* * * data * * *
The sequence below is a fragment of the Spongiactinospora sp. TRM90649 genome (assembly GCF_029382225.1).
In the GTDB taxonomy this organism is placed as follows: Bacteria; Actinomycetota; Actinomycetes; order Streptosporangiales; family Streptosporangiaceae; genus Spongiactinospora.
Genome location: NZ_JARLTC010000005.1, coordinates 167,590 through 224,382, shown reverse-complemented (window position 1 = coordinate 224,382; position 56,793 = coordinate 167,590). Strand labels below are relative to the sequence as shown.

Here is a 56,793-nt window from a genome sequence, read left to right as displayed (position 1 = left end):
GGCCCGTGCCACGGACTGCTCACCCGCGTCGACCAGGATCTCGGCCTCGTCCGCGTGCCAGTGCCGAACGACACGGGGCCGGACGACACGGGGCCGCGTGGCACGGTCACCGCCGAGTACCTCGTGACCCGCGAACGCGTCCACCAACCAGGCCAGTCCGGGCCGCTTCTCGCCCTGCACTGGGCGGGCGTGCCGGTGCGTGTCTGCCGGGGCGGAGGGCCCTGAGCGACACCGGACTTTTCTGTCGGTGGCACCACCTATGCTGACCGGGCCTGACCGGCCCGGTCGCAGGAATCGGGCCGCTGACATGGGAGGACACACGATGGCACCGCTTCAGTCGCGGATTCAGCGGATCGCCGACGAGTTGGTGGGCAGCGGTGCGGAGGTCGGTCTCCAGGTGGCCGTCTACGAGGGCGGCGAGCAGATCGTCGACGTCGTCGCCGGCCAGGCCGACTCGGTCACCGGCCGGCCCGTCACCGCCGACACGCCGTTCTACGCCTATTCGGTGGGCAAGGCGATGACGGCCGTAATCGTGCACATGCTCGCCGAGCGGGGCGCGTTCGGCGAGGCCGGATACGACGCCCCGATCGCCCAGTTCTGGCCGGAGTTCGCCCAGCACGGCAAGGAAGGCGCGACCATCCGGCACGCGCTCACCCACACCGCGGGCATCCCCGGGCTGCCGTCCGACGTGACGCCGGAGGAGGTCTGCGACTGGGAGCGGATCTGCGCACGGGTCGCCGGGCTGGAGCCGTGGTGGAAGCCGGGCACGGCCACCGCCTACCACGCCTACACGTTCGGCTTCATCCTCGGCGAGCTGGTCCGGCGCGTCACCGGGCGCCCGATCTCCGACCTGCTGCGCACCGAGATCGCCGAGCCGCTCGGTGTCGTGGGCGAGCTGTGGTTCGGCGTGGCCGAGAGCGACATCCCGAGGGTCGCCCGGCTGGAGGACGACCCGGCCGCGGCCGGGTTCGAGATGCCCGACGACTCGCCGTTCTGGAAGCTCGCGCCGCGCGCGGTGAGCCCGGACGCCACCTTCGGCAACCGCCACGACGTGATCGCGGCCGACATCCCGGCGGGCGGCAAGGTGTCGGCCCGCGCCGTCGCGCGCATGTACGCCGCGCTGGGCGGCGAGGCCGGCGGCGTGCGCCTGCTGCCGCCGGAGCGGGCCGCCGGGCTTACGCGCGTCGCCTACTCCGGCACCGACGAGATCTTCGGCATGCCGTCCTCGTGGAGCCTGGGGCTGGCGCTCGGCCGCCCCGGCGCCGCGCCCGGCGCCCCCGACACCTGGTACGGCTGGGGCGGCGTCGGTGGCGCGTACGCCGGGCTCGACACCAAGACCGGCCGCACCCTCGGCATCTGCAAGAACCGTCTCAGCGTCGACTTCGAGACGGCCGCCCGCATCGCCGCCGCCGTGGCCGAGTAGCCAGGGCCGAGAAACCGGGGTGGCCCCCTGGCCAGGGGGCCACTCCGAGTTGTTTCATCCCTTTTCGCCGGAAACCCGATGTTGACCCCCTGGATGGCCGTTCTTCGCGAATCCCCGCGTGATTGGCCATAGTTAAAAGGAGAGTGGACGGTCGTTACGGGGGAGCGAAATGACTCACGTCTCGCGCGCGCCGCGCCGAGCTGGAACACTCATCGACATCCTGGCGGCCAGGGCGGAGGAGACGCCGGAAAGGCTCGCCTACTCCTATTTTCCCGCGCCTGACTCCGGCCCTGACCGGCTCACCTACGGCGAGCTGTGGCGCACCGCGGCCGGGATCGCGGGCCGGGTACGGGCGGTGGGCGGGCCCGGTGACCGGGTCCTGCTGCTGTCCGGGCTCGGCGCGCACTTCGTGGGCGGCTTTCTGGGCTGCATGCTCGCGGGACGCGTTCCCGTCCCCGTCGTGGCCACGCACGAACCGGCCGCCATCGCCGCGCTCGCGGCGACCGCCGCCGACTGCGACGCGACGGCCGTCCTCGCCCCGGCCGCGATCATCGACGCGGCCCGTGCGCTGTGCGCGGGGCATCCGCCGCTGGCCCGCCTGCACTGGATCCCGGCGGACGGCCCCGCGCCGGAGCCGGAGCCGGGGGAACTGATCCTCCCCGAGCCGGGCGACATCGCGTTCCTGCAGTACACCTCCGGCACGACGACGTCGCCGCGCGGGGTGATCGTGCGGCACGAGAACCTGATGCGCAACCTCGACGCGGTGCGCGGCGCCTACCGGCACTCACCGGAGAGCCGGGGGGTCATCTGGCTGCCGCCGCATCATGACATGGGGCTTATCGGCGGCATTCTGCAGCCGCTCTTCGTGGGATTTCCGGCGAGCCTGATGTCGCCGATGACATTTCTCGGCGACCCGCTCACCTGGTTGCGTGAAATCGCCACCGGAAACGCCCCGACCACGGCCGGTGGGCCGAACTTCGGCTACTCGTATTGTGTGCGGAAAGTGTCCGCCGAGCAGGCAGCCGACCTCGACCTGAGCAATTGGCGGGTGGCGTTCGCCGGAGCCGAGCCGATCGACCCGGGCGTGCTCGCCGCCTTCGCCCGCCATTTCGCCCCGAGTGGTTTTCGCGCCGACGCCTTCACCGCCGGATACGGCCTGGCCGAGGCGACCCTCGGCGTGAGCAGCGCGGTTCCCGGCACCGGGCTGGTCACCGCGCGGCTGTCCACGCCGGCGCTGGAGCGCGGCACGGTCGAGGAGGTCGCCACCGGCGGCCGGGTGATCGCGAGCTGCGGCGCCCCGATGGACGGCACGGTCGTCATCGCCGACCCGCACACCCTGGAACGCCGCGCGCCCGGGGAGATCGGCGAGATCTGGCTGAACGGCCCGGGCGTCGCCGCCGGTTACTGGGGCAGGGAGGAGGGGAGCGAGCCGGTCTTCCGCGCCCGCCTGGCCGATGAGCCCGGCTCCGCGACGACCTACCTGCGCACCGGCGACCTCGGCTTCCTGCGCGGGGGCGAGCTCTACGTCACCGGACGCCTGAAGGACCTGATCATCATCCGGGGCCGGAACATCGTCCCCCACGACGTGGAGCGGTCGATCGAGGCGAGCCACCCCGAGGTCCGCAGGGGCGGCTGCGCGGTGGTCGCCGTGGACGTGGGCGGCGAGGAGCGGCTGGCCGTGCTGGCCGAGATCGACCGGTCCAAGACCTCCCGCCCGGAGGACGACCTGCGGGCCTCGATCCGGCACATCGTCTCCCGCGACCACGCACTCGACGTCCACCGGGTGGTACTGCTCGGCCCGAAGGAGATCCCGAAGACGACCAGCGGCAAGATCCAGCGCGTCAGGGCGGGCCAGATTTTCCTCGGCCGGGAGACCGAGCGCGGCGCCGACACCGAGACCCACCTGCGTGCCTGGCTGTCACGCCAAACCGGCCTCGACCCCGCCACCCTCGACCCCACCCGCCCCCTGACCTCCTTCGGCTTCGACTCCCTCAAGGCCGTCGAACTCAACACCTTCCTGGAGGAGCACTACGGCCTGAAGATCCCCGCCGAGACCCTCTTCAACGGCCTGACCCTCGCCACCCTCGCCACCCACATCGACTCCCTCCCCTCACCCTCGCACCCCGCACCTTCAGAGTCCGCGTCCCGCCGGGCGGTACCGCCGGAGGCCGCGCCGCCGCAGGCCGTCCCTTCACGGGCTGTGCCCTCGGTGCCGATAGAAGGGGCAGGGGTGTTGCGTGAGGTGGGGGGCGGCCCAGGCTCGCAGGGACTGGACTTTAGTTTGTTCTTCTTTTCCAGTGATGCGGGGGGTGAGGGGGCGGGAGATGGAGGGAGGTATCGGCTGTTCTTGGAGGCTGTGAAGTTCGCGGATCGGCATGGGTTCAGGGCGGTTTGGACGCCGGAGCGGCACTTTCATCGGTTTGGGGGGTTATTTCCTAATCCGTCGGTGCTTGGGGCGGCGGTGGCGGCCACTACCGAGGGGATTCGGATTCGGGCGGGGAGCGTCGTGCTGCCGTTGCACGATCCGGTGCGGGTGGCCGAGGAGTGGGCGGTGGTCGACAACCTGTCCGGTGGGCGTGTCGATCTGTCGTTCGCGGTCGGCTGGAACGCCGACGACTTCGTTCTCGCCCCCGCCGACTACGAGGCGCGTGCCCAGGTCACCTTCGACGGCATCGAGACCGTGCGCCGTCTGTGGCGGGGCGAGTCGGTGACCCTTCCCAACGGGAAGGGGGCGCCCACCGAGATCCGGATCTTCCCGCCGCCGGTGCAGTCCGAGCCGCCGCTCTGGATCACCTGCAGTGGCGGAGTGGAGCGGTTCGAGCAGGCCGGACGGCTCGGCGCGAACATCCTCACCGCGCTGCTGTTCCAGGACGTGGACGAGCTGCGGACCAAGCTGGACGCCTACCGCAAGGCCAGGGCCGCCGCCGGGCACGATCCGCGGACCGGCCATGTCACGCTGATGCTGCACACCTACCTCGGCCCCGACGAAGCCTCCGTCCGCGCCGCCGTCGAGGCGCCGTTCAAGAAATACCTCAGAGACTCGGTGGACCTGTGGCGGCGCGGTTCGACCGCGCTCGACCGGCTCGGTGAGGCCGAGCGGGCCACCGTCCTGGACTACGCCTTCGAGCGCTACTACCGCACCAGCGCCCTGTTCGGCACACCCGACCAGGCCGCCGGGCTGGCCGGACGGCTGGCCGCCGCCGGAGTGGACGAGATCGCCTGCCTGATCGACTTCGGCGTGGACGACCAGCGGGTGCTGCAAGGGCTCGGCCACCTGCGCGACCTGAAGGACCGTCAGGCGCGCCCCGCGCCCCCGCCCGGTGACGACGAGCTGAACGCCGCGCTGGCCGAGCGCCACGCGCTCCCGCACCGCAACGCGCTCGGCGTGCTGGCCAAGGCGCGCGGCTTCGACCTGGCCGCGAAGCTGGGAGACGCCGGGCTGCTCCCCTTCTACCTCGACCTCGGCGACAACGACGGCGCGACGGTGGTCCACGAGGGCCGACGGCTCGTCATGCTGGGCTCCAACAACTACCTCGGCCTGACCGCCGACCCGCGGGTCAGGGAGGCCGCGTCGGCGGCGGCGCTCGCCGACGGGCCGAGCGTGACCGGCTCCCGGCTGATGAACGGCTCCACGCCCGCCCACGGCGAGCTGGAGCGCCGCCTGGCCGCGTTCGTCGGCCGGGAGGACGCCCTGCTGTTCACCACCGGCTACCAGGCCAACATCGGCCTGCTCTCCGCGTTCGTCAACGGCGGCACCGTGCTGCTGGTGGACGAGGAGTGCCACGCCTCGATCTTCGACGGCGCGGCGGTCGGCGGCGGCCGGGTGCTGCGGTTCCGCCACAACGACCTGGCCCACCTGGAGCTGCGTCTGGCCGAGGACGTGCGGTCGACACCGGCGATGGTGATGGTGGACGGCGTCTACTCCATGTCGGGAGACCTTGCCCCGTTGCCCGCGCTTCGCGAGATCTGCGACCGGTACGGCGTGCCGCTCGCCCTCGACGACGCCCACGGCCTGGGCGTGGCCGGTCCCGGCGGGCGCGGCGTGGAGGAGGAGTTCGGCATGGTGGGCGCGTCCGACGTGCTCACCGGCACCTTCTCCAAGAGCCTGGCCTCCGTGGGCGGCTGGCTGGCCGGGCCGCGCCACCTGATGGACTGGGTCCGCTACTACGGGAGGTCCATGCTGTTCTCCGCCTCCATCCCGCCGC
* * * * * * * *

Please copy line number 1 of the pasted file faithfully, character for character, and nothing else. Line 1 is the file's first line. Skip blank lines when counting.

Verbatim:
The sequence below is a fragment of the Spongiactinospora sp. TRM90649 genome (assembly GCF_029382225.1).